AFA of PA ACTION ALERT
September 13, 2023
What is Your Local School Doing on Constitution Day?
Deep inside the 2004 Consolidated Appropriations Bill, which would become Public Law 108-447, we find this verbiage:
SEC. 111. (a) The head of each Federal agency or department shall-
- (1) provide each new employee of the agency or department with educational and training materials concerning the United States Constitution as part of the orientation materials provided to the new employee; and
- (2) provide educational and training materials concerning the United States Constitution to each employee of the agency or department on September 17 of each year.
- (b) Each educational institution that receives Federal funds for a fiscal year shall hold an educational program on the United States Constitution on September 17 of such year for the students served by the educational institution.
A little history:
The United States Constitution was signed on September 17, 1787. This was our second attempt at a national governing document. The 1777 Articles of Confederation, which went into effect in 1781, quickly proved to be inadequate. In 1786 the Annapolis Convention called for a group to assemble to address the many weaknesses.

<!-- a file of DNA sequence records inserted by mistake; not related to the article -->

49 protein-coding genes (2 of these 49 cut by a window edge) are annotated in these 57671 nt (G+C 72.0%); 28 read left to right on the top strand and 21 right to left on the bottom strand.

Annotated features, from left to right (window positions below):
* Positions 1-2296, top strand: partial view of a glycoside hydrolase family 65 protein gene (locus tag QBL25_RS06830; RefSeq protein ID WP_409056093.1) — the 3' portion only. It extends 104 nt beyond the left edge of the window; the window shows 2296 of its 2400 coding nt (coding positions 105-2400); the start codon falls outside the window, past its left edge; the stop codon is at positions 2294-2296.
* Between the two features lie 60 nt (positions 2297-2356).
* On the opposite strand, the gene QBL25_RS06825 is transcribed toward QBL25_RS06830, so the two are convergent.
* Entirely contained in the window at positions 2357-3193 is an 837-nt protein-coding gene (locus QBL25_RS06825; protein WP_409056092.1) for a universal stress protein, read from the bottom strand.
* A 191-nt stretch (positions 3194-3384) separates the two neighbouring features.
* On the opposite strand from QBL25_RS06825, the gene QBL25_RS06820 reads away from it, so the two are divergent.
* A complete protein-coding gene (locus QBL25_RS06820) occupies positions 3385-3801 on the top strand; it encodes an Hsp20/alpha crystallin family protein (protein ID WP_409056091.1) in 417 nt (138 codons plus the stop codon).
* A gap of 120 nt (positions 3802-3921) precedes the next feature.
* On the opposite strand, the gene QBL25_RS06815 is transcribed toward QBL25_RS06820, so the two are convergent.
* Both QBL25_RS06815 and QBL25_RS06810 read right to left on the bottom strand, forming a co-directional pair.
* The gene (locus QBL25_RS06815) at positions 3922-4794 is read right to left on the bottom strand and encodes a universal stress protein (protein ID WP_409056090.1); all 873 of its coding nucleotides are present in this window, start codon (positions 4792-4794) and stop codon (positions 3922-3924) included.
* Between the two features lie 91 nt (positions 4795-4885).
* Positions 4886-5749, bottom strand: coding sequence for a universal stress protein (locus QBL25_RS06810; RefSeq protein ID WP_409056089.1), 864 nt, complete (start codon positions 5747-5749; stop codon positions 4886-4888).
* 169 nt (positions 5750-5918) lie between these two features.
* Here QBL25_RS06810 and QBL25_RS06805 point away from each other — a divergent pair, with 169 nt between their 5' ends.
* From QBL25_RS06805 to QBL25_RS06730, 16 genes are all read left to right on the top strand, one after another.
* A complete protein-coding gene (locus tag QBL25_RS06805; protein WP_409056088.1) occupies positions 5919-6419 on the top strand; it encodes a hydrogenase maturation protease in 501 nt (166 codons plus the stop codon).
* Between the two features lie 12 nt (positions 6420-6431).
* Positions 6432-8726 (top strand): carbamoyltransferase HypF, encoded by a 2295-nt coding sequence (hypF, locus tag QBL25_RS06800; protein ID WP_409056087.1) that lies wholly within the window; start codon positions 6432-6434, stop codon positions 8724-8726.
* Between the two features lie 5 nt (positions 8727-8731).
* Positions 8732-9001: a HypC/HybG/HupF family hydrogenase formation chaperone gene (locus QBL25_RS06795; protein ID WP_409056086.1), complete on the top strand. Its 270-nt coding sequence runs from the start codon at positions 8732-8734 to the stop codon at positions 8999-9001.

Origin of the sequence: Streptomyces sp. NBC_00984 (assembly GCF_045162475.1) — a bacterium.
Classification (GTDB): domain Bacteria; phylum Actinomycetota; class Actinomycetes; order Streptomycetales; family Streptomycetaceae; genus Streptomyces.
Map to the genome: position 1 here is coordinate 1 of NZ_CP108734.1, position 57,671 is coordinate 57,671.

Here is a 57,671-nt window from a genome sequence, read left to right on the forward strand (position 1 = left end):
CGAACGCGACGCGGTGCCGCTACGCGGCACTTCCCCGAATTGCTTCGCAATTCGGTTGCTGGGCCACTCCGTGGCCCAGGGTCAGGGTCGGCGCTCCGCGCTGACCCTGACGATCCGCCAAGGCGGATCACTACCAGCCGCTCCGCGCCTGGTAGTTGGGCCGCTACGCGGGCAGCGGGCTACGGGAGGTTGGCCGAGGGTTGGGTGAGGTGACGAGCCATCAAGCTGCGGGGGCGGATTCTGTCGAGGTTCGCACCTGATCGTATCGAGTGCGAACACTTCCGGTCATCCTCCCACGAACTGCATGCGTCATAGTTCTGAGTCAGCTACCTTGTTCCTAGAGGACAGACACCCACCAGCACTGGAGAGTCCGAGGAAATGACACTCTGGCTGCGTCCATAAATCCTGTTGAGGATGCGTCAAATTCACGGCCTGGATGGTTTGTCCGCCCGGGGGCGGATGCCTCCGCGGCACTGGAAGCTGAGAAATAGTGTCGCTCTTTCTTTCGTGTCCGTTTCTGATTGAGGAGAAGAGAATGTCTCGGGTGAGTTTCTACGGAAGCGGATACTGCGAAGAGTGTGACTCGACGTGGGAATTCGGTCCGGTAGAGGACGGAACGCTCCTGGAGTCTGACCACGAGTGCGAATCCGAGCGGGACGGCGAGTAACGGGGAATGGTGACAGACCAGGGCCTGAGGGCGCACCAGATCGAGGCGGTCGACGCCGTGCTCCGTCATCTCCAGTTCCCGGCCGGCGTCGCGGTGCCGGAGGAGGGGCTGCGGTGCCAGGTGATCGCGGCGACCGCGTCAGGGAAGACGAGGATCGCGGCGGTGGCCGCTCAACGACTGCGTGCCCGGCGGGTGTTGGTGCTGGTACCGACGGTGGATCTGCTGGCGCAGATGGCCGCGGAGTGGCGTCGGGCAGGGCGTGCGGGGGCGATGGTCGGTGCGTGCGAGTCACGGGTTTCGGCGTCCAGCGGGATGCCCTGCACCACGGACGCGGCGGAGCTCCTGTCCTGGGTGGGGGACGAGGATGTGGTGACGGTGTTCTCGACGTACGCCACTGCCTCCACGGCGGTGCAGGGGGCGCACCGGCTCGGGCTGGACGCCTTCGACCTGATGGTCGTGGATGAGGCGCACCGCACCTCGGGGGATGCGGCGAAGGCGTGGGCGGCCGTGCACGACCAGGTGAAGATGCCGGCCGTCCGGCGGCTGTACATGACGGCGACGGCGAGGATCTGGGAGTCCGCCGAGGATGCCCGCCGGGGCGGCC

After months of sometimes contentious debate, the Constitution was introduced to the citizens of the new nation. Did you know that many of the delegates involved in the writing of the Constitution were trained in theology or ministry? Abraham Baldwin, James Wilson, Hugh Williamson, Oliver Ellsworth are a few examples. The Constitution was then sent to the states for ratification. Among the delegates selected, the states elected about four dozen clergymen to serve in the ratification process for the Constitution.
U.S. Senator Henry Cabot Lodge stated in 1919:
“The United States is THE WORLD’S BEST HOPE…
Beware how you trifle with your marvelous inheritance … for if we stumble & fall, freedom & civilization everywhere will go down in ruin.”
The late Supreme Court Justice Ruth Bader Ginsburg says the Constitution’s age is a mark against it. Asked in a 2012 interview whether Egypt’s new government should look to other constitutions for guidance, Ginsburg replied, “I would not look to the U.S. Constitution, if I were drafting a constitution in the year 2012. I might look at the Constitution of South Africa.”
She added that Canada’s Charter of Rights and Freedoms might also be a good place to start, as it is “much more recent than the U.S. Constitution. … It dates from 1982.”
Former 7th Circuit Judge Richard Posner wrote in an op-ed for Slate that he “[sees] absolutely no value to … studying the Constitution.” His reasoning: “Eighteenth-century guys, however smart, could not foresee the culture, technology, etc., of the 21st century.”
When Constitution Day falls on a weekend, as it does this year, schools observe the holiday on an adjacent weekday. So, what is your local school planning for Constitution Day?
Take time to read the US Constitution over the weekend. It is not a long document and if Congress would simply adhere to it and judges would read it, we would not see our freedoms being eroded as they are today!